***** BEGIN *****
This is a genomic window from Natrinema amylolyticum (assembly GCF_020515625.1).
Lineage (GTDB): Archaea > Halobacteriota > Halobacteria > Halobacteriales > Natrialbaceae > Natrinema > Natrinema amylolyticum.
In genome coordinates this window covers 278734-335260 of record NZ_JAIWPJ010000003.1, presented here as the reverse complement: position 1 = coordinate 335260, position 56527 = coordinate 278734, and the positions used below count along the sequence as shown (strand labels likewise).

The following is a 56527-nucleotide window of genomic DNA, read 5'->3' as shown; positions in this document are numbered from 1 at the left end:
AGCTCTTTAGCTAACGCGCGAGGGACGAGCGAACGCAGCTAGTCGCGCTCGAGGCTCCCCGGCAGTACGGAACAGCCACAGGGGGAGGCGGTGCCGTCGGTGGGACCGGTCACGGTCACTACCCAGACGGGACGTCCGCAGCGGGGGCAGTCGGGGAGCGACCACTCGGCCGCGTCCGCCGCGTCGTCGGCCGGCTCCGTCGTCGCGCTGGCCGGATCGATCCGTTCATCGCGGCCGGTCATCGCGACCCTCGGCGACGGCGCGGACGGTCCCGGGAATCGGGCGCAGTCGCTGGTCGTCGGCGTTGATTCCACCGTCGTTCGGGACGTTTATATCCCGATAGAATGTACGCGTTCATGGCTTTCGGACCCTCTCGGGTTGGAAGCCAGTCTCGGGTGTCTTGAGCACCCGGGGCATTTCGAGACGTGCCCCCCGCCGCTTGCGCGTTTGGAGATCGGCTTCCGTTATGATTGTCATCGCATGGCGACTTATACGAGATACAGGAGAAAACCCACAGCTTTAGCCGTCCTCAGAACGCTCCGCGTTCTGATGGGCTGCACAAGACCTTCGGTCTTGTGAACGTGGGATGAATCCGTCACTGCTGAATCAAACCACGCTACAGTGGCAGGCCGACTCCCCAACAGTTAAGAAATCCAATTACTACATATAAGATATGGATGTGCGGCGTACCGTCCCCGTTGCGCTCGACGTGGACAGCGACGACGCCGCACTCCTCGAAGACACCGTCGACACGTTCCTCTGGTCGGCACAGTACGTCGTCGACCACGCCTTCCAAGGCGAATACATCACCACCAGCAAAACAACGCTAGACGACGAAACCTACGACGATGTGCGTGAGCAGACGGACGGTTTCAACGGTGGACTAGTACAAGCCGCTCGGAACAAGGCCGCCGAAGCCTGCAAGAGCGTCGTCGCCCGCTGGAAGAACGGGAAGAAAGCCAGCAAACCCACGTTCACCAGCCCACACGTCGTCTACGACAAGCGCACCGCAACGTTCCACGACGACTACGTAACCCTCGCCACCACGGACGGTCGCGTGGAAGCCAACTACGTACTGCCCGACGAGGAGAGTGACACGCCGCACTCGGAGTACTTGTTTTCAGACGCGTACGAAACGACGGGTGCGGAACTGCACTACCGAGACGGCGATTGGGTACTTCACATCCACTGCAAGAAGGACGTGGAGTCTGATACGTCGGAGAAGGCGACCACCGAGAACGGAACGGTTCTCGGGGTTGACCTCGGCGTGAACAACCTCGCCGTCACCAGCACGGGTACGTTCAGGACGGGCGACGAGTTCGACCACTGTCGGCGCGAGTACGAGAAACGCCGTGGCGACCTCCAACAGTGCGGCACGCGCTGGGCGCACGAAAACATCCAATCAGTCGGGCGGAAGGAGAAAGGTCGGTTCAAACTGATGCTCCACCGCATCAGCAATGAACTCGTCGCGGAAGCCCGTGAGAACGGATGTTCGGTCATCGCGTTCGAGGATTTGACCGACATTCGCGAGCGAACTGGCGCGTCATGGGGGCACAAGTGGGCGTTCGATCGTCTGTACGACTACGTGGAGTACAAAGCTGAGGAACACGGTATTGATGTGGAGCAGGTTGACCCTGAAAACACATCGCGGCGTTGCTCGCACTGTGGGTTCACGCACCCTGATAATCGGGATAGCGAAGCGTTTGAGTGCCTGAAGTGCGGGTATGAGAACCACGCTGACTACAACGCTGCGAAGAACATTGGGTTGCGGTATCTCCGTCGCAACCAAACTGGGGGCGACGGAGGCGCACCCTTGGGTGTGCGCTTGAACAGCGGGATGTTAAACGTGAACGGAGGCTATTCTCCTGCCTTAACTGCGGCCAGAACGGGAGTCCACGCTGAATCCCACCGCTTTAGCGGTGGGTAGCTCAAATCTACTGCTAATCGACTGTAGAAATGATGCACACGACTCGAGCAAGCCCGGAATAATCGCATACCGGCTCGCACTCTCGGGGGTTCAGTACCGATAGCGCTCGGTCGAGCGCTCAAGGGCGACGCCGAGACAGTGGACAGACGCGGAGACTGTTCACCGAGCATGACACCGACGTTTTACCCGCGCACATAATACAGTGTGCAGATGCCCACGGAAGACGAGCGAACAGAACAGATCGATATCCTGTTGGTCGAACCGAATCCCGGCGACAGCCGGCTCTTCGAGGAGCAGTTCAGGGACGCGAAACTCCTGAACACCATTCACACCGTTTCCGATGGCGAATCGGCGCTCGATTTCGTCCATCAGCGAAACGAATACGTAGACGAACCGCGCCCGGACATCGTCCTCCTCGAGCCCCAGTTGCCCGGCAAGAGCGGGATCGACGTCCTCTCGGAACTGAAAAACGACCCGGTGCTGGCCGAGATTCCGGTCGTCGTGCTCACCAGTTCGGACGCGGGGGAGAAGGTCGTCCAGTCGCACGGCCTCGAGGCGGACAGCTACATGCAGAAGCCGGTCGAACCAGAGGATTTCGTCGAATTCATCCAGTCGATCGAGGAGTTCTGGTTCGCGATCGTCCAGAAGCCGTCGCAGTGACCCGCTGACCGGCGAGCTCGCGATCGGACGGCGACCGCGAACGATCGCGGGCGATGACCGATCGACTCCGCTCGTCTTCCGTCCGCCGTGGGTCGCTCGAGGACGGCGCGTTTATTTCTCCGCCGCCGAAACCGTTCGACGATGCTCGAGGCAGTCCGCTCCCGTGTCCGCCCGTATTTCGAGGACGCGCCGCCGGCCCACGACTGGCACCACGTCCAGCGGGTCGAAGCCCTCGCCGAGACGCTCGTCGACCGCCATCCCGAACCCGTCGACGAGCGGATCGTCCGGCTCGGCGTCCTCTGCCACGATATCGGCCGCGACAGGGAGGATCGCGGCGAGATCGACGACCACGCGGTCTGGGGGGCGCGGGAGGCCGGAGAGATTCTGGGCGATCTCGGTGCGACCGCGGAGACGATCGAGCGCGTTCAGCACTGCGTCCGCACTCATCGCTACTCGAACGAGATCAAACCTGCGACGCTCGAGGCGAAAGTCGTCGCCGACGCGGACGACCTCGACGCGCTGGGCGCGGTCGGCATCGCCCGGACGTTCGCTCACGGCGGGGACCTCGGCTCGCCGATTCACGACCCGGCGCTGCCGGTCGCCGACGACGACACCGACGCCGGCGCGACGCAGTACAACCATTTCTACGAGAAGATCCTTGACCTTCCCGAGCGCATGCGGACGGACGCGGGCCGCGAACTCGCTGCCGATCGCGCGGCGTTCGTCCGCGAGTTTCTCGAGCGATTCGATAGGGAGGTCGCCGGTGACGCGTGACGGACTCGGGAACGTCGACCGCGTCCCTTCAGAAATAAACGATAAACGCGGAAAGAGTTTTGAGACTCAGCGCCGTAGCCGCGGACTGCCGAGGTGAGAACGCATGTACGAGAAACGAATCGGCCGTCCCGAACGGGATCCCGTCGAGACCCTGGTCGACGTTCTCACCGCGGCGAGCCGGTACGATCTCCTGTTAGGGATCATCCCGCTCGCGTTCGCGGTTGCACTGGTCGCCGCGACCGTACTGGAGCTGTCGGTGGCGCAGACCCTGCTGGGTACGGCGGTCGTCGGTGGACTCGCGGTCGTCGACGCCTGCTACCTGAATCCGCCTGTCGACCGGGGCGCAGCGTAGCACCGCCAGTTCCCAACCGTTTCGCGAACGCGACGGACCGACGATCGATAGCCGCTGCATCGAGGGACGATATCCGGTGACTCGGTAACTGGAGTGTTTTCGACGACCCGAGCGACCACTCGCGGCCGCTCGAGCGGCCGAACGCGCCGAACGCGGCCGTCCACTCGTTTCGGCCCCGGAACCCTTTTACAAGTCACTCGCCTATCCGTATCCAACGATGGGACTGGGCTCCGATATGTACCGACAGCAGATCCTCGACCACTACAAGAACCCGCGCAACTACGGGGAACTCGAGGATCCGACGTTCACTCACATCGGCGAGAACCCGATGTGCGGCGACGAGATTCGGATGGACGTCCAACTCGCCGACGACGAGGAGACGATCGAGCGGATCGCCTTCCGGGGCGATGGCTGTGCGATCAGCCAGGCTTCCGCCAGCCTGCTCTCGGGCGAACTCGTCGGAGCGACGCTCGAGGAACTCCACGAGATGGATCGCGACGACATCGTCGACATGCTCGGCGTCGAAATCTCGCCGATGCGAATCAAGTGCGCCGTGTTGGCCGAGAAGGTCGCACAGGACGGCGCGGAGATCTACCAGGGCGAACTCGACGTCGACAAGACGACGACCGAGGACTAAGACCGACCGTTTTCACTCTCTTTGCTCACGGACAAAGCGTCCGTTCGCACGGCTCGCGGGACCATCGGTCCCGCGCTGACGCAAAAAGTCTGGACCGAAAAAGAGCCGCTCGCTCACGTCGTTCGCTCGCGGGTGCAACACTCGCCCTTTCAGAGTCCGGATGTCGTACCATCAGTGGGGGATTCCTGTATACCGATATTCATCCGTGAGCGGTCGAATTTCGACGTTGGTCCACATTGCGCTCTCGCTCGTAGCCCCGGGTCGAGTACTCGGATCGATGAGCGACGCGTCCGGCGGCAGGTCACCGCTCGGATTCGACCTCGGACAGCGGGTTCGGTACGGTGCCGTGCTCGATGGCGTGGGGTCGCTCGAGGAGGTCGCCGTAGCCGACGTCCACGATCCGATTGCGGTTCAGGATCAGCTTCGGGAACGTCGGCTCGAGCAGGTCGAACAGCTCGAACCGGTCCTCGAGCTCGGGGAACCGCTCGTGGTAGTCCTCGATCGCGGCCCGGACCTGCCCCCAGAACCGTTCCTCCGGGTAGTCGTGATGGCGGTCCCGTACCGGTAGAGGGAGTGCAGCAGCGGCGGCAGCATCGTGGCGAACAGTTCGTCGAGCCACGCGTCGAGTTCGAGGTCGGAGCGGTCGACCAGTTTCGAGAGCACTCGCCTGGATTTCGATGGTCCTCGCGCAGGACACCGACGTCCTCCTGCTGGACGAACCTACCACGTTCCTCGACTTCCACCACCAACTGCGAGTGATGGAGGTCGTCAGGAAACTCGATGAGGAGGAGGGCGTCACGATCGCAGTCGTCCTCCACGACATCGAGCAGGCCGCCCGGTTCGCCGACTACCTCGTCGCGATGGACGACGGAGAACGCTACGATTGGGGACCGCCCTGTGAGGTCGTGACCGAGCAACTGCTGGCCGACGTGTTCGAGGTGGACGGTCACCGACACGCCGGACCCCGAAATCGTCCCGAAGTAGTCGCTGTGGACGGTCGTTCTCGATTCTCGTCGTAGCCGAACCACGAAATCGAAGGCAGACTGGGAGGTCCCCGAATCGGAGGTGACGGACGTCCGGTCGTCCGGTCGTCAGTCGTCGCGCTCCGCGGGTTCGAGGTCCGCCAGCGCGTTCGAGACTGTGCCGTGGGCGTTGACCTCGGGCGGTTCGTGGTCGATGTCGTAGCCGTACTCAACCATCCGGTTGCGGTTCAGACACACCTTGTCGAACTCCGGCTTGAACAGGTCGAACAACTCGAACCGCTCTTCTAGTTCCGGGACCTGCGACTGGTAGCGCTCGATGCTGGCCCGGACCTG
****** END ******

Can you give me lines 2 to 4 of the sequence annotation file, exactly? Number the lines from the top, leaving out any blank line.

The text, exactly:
Lineage (GTDB): Archaea > Halobacteriota > Halobacteria > Halobacteriales > Natrialbaceae > Natrinema > Natrinema amylolyticum.
In genome coordinates this window covers 278734-335260 of record NZ_JAIWPJ010000003.1, presented here as the reverse complement: position 1 = coordinate 335260, position 56527 = coordinate 278734, and the positions used below count along the sequence as shown (strand labels likewise).

The following is a 56527-nucleotide window of genomic DNA, read 5'->3' as shown; positions in this document are numbered from 1 at the left end: